Once upon a time (around 12 years ago) I began studying politics at AS Level. This was in 2004 – a time where political discourse largely veered towards the centre. Tony Blair was about to win a third general election under the banner of ‘ New Labour ‘ and Michael Howard’s comments on curbing immigration were about as extreme as it got in those days. In the US President George W Bush, although enormously unpopular for the Iraq war, still comfortably beat his democrat counterpart, John Kerry, to win another term in office. It was still 4 years before the subprime mortgage sector would crash and the world would experience the worst economic crisis since the 1930s. Things were, in a relative sense, stable. This sense of stability was reflected in the political narrative of the western world. Parties that would be traditionally seen as left or right all seemed to have moved into the centre.
One economic disaster later, the formation of ISIS and a general breakdown in confidence at so-called ‘career politicians’, we have a political landscape that is now completely different. The politics of fear have taken hold. The emergence of Donald Trump as an anti-politician is a case in point. He is the polar opposite of anything that could be conceived as centre ground. He espouses xenophobia, islamophobia and a disdain for the Washington establishment, in a way that perhaps no presidential candidate has ever done before. On this side of the pond, Brexit is being portrayed as a swipe at the perceived Westminster elite, often fuelled by (surprise surprise) immigration fears and general annoyance at political correctness.
The disenfranchised and disengaged electorate, who have felt that their interests and concerns have not been represented, have fought back through embracing extreme political stances. This is not just the case in the obvious examples I have just mentioned. Strong nationalist sentiment has been growing all over Europe. Look how at how far right parties such as Alternative for Deutschland in Germany and the National Front in France have started to attract huge waves of support in the last few years. Or, if you want to look even further afield, the Jobbik party in Hungary, who are openly anti-semitic, now find themselves as the second biggest party in the country.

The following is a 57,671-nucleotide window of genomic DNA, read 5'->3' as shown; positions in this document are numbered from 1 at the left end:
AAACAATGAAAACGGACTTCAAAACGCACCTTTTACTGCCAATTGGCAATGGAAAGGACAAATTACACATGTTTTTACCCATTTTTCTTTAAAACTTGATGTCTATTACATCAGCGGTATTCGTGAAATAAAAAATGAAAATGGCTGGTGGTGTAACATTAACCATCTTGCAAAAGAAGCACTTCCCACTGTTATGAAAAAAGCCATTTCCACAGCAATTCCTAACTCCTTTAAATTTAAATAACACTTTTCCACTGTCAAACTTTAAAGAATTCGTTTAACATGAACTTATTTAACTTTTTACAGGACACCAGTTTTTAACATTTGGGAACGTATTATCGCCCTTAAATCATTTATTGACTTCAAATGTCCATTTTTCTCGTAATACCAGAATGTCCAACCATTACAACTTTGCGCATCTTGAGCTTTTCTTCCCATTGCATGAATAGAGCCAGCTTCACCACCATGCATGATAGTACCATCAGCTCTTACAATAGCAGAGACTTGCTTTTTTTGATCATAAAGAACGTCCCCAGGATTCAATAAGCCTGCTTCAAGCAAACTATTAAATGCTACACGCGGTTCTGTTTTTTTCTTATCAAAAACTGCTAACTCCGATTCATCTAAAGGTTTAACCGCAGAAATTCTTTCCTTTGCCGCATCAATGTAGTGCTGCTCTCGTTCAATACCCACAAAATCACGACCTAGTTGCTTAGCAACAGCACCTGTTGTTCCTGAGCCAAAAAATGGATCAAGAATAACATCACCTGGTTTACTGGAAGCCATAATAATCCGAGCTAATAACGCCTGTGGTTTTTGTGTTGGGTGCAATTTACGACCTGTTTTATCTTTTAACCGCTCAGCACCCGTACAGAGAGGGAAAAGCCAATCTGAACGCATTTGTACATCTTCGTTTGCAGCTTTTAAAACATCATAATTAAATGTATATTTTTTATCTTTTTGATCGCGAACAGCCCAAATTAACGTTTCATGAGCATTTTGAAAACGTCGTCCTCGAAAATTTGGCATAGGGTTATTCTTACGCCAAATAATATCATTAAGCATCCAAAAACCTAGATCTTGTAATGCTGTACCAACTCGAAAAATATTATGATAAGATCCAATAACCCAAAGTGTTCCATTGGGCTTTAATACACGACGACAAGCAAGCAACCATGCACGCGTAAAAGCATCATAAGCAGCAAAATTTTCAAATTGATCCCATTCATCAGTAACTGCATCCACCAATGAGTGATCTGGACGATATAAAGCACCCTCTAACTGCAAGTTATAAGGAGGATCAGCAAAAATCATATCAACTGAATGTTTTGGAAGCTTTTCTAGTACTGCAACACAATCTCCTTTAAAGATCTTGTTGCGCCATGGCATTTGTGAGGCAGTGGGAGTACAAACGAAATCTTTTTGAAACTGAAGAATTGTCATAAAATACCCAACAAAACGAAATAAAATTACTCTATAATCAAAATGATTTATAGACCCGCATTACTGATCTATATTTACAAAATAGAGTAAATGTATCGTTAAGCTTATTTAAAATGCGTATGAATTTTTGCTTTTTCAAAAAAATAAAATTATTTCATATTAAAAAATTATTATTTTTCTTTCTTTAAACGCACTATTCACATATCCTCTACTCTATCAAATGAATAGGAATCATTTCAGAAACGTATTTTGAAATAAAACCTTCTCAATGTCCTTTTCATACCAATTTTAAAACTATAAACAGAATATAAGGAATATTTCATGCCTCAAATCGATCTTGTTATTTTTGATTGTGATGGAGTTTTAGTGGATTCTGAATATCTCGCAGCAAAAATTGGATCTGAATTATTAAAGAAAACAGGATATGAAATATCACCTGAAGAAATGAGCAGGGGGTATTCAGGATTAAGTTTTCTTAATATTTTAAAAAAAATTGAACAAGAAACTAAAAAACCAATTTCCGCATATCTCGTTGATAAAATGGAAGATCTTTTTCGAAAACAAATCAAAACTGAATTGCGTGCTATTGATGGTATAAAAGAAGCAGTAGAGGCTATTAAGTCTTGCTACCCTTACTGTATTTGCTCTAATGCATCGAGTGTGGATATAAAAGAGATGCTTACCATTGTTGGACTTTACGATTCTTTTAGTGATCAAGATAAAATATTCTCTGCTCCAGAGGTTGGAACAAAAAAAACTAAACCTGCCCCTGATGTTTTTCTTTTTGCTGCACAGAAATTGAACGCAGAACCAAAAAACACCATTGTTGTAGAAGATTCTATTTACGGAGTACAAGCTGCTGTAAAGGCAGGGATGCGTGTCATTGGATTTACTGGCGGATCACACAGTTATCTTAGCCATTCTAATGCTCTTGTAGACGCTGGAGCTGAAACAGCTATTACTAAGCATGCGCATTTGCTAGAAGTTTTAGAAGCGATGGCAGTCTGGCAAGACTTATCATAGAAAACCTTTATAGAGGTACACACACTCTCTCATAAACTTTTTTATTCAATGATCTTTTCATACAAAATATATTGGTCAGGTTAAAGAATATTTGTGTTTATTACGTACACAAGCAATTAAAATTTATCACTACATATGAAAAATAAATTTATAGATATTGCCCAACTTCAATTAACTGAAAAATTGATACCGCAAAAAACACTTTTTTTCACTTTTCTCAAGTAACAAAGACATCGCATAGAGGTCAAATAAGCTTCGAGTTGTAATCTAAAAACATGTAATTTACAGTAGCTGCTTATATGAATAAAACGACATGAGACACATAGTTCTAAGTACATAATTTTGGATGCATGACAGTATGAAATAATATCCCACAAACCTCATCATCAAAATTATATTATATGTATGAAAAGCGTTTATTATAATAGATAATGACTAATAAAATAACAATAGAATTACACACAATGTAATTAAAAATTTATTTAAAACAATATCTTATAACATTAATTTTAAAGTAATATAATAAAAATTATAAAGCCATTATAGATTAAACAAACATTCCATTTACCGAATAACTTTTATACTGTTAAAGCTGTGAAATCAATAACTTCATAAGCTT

Just as there has been an apparent reboot in the extreme politics of the right so too has it been the case on the other side of the spectrum. Imposed austerity measures in the aftermath of the 2008 crash have led to more parties emerging from the hard socialist left. Greece’s Syriza party and Podemos in Spain are prime examples of a popular repudiation of austerity/cuts. We are seeing the same pattern emerge in the UK; To counterbalance the right-wing Tory government driving Brexit, there is Labour, with their radical leader Jeremy Corbyn – who are very much a throwback to a bygone era. In the states, whilst Bernie Sanders did not get the democratic nomination to go up against Donald Trump, his stirring campaign was remarkable and could well pave the way for others like him to go one better and take the presidency in years to come.
In such an unstable time is there room for the centre ground to be what it was? Who knows, but in extreme times people naturally flock towards belief systems that best reflect their circumstances, and right now it appears that the centre has got a lot of catching up to do to get back into the public consciousness.